Rain pounded against the windshield of Mira’s red Ford Escort making it impossible for her to see the road. She’d gotten her license a week prior and was still nervous about driving, so it was stupid for her to be doing so on a rainy night; she knew that much. She’d left home to grab a doughnut, the idea of confection covering sticky, raspberry gel overwhelmed her until she had no other choice but to drive a few minutes downtown and grab one. And it was right as she was putting the piece of glazed goodness to her chapped lips, her right foot came down hard on the brake and she jerked the wheel nearly causing her sixteenth birthday gift to swerve into a rusty pick-up parallel parked against the curb.
The dark figure stood motionless, but not Mira. There was no way she’d let the irresponsible loser who’d not only caused her a world of panic, but was, in her mind, the soul reason maroon-colored gel stained her light-blue, silk blouse. After all, it fit her well, hugging her curves with precision, melting into her olive completion.
The door slammed behind her as she yelled through the rain. “Are you insane?” The figure didn’t respond and she huffed. “What do you think you’re doing out here? It’s late,” she lectured to the unresponsive person. “You’re in all black! How was I supposed to see you?”
“Then give me a ride home,” he stated in a matter-of-fact tone. She realized it was a he when he’d pulled his black hood back to reveal thick hair that seemed dark, although Mira wasn’t sure because it was soaked by the rain.
She shivered, trying to ignore his handsome features. “No, I don’t know you.”
Not a second passed before his warm hand grabbed her own chilled wet hand and she didn’t have a chance to protest the interlocking of their fingers. He was already pulling her across the street and into a coffee shop that dared stay open at eight o’ clock on a rainy Monday evening.
“My car,” she asserted, shocked by the forward gesture.
“No one will care. They can drive around,” he argued as his salt-gray eyes burned into hers. They were fire. She should be freaked,Mira had never felt the type of passion-driven heat radiating from anyone like she had with this stranger.
Sparks danced inside the silver and she had to divert her coffee-brown eyes to the cashier, who waited with growing impatience for their order. “I’ll take hot tea, please,” Mira requested and pulled a few dollars from her pocket.
“I don’t want anything,” the stranger added and handed the cashier money before Mira was able.
Once she had the tea, she followed him to a corner table after taking a nervous glance out the window to ensure her new car was still where she’d left it. The guy’s hair was drying, it was sandy brown with flashes of blond. Certainly, more interesting than her straight, monotonous black hair. Noticing this caused her to push her locks behind her back.
“Forgive me, name’s Saros,” he introduced himself immediately offering his hand to Mira.
She held hers out to shake, but jumped when he took it to his lips and the burning returned to the bottom of her stomach causing her insides to unthread as it twisted through her body. “I- I’m—”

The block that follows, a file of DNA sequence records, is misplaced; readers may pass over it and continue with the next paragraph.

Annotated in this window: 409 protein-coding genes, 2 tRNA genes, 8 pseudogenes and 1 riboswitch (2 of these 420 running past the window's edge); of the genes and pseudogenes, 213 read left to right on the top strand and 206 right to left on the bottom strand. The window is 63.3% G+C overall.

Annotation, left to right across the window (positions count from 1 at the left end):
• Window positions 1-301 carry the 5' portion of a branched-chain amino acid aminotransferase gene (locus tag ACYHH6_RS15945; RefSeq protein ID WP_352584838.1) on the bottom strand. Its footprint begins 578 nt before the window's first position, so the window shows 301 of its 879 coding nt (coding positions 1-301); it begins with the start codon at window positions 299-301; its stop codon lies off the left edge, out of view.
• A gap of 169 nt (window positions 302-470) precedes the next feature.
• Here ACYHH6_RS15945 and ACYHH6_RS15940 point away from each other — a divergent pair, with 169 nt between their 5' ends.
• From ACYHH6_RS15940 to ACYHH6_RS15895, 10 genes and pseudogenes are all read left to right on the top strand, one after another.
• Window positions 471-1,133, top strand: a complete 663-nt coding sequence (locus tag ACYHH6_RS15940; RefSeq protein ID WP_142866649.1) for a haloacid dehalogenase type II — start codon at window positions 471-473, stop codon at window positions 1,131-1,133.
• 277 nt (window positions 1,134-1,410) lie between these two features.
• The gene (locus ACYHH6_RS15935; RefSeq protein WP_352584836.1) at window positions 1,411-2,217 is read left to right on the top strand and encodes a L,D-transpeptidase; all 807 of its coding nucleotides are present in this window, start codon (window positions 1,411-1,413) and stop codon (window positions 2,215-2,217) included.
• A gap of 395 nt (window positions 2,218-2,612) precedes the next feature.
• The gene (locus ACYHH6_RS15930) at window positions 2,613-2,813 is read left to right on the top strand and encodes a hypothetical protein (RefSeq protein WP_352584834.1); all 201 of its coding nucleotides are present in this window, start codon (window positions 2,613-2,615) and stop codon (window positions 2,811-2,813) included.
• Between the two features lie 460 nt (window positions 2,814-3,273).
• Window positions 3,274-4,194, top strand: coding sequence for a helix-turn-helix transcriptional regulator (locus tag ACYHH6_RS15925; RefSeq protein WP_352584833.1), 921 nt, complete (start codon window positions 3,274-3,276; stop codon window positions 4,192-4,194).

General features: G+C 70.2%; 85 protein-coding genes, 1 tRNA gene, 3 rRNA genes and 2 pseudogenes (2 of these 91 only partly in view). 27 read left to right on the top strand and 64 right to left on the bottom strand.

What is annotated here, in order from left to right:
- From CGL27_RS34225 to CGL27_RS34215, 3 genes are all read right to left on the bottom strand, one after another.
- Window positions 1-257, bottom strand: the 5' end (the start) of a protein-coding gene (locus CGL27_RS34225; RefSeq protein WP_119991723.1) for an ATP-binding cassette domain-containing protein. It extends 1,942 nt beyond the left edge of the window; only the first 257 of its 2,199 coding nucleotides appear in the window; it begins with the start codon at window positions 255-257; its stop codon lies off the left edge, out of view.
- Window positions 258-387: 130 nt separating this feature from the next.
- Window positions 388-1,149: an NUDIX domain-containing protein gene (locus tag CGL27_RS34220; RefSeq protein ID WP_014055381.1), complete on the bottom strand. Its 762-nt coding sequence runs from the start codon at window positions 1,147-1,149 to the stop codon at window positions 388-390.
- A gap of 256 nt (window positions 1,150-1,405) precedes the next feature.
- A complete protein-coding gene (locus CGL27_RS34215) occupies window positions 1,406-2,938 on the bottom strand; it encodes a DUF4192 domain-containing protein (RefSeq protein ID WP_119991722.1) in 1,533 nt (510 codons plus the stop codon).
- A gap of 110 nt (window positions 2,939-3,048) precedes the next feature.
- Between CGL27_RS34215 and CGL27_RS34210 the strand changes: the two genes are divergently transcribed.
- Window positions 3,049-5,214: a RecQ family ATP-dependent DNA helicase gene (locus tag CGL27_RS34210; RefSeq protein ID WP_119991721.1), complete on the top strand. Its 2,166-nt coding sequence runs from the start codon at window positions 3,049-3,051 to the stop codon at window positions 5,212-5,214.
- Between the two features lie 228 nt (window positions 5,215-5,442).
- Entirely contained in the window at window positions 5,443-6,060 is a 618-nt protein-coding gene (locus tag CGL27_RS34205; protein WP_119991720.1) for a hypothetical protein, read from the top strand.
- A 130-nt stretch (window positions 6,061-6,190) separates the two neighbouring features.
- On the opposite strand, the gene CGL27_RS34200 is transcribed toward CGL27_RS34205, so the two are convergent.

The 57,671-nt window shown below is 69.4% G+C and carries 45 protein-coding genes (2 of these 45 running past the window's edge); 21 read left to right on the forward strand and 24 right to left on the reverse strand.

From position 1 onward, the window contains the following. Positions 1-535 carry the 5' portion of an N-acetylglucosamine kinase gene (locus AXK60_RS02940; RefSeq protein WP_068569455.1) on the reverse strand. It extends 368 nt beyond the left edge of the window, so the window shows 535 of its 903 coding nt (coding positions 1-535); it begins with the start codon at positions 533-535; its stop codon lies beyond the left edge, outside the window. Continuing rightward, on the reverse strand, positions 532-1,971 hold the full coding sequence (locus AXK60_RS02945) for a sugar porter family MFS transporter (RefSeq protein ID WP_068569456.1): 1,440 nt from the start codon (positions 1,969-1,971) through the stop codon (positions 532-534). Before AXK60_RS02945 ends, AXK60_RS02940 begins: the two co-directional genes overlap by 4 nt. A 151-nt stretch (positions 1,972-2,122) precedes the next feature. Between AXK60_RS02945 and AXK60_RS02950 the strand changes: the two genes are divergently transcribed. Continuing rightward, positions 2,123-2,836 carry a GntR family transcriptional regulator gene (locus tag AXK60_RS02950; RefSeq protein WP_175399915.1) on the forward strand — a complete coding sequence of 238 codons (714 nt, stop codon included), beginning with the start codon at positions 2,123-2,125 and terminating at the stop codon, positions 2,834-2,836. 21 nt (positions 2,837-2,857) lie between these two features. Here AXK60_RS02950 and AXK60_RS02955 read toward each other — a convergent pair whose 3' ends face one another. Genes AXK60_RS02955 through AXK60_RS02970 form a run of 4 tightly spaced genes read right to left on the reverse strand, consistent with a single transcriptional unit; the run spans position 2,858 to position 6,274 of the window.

“Amiralina. I know.” His chilling eyes glistened brighter than they had earlier.
“No, just Mira,” she corrected. “It’s not short for anything.” Coffeeton, Kansas was a small community that prided itself on a specific level of intimacy among the residents. Logic insisted she should be one-hundred-percent positive she’d never met Saros. Intuition told her otherwise.
“It used to be,” he responded with near incoherence.
“What?” If she’d elaborated she might’ve asked something like ‘what the crap am I doing here?’ or ‘what is this inexplicable roller-coaster feeling I’m experiencing?’ Such was not the case, rather, ‘what?’ was all she managed amid the confusion and abruptness with which the meeting occurred.
“Lifetimes ago and through several lives you were Amiralina,” his voice was saturated with indifference as though everyday he walked into the middle of streets and avoided getting ran over by a hair just to drag the driver into a coffee shop and ramble about past lives.
Incredulous, Mira decided leaving would be the only way to salvage a final thread of common sense. She stood to go.
“Wait.” she paused. “Come sit next to me for a moment.” Again with those danged eyes. She shook her head, but they lured her to them and the worse part was she didn’t know why. She did as he requested.
Saros scooted toward her and reached into his pocket. Her first thought was of him pulling a knife or a gun and her skin crawled. It was neither. The click of a pen caused her to jump once again and when she saw the object, she exhaled the deep breath she’d been holding.
He took the writing utensil to the right side of her cheek that faced him. “What are you doing!” It was a question that her intonated squeaks made sound like a demand.
“Hold still,” he whispered, still not answering her as the cool tip reached the side of her face.
She’d wanted a doughnut. One stupid, raspberry filled doughnut and there she was, sitting in a coffee shop on a rainy evening with a strange guy who’d begun drawing on her cheek. It’d gone too far. She pulled her face from the pen, but as she did, he asserted, “It is you.”
“I have to go,” she tried to get up, but his stare wouldn’t let her. He was somehow holding her down.
“Hear me out,” he insisted, as though she had a choice. Physically, she couldn’t leave if she wanted. He dabbed a napkin into her tea, ruining it before she could take a sip and used the liquid to wash the marks off her face. “I’d know it was you if I could connect your freckles into a daisy.”
“Oh my God!” she nearly screamed. “Someone help me!” she yelled louder.
“It’s no use. I told them not to react. I knew you’d freak out,” he grinned. “You do every time. If you were older, you’d remember,” he sighed. “You’ll recall everything soon enough.”
“How are you keeping me here? Why are they doing what you want them to do?” She asked gesturing to the two workers who’d busied themselves cleaning dirty coffee mugs and taking apart a tea machine.